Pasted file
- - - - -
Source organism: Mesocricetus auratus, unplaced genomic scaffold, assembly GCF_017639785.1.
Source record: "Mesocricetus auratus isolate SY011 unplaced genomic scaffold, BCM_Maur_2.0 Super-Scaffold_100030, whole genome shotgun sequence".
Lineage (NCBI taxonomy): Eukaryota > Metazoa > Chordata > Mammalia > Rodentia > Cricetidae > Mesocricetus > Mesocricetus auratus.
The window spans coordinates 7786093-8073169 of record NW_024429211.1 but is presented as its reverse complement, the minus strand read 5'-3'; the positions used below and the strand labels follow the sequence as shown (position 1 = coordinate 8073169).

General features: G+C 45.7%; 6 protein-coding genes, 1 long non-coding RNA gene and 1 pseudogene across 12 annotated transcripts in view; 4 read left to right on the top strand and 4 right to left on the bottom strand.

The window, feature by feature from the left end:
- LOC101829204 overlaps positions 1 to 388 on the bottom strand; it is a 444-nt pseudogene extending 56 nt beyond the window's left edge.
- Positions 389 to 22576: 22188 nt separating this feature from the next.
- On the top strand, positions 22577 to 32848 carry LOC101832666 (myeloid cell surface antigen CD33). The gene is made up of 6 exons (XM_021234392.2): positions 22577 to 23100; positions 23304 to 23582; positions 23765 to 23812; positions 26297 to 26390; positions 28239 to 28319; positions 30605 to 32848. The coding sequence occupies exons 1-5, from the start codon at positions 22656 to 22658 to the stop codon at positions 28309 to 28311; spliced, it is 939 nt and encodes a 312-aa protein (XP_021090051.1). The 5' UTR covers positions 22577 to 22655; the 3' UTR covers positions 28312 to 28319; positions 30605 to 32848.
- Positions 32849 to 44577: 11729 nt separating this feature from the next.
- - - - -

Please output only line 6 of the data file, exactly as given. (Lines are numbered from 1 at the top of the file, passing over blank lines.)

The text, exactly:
The window, feature by feature from the left end: